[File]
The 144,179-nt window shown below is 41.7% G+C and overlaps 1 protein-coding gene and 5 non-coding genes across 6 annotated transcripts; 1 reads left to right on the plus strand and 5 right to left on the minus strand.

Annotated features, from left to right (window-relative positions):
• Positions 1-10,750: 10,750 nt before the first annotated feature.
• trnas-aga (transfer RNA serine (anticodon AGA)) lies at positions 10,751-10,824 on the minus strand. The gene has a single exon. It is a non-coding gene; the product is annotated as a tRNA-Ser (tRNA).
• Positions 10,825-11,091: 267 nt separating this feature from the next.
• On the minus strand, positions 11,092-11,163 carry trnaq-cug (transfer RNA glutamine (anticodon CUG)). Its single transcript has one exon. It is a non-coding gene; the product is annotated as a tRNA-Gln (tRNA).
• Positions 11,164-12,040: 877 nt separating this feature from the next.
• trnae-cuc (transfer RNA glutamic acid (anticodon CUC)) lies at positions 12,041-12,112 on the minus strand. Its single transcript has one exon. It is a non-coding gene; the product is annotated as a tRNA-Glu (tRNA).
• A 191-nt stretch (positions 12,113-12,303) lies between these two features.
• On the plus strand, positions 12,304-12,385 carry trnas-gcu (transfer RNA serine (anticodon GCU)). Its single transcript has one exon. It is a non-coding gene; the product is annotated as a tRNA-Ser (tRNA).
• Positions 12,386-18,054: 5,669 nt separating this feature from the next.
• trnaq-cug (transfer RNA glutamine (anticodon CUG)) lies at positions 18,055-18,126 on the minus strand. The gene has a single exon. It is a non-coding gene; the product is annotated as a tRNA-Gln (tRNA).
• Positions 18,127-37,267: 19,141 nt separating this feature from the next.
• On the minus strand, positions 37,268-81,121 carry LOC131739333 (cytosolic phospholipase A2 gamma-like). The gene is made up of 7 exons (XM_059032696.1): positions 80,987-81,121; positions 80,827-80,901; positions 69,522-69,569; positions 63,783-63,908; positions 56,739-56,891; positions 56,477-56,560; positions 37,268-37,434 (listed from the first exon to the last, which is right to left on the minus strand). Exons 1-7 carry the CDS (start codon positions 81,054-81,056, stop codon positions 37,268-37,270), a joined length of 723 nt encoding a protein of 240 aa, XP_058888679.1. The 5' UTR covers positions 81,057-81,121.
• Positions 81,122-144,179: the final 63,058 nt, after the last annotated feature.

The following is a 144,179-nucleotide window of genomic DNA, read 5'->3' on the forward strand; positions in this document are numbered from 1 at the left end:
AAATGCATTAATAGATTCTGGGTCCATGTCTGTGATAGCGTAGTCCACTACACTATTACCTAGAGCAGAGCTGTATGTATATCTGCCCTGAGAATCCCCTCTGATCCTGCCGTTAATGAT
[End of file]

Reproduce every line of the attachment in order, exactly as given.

The 144,179-nt window shown below is 41.7% G+C and overlaps 1 protein-coding gene and 5 non-coding genes across 6 annotated transcripts; 1 reads left to right on the plus strand and 5 right to left on the minus strand.

Annotated features, from left to right (window-relative positions):
• Positions 1-10,750: 10,750 nt before the first annotated feature.
• trnas-aga (transfer RNA serine (anticodon AGA)) lies at positions 10,751-10,824 on the minus strand. The gene has a single exon. It is a non-coding gene; the product is annotated as a tRNA-Ser (tRNA).
• Positions 10,825-11,091: 267 nt separating this feature from the next.
• On the minus strand, positions 11,092-11,163 carry trnaq-cug (transfer RNA glutamine (anticodon CUG)). Its single transcript has one exon. It is a non-coding gene; the product is annotated as a tRNA-Gln (tRNA).
• Positions 11,164-12,040: 877 nt separating this feature from the next.
• trnae-cuc (transfer RNA glutamic acid (anticodon CUC)) lies at positions 12,041-12,112 on the minus strand. Its single transcript has one exon. It is a non-coding gene; the product is annotated as a tRNA-Glu (tRNA).
• A 191-nt stretch (positions 12,113-12,303) lies between these two features.
• On the plus strand, positions 12,304-12,385 carry trnas-gcu (transfer RNA serine (anticodon GCU)). Its single transcript has one exon. It is a non-coding gene; the product is annotated as a tRNA-Ser (tRNA).
• Positions 12,386-18,054: 5,669 nt separating this feature from the next.
• trnaq-cug (transfer RNA glutamine (anticodon CUG)) lies at positions 18,055-18,126 on the minus strand. The gene has a single exon. It is a non-coding gene; the product is annotated as a tRNA-Gln (tRNA).
• Positions 18,127-37,267: 19,141 nt separating this feature from the next.
• On the minus strand, positions 37,268-81,121 carry LOC131739333 (cytosolic phospholipase A2 gamma-like). The gene is made up of 7 exons (XM_059032696.1): positions 80,987-81,121; positions 80,827-80,901; positions 69,522-69,569; positions 63,783-63,908; positions 56,739-56,891; positions 56,477-56,560; positions 37,268-37,434 (listed from the first exon to the last, which is right to left on the minus strand). Exons 1-7 carry the CDS (start codon positions 81,054-81,056, stop codon positions 37,268-37,270), a joined length of 723 nt encoding a protein of 240 aa, XP_058888679.1. The 5' UTR covers positions 81,057-81,121.
• Positions 81,122-144,179: the final 63,058 nt, after the last annotated feature.

The following is a 144,179-nucleotide window of genomic DNA, read 5'->3' on the forward strand; positions in this document are numbered from 1 at the left end:
AAATGCATTAATAGATTCTGGGTCCATGTCTGTGATAGCGTAGTCCACTACACTATTACCTAGAGCAGAGCTGTATGTATATCTGCCCTGAGAATCCCCTCTGATCCTGCCGTTAATGAT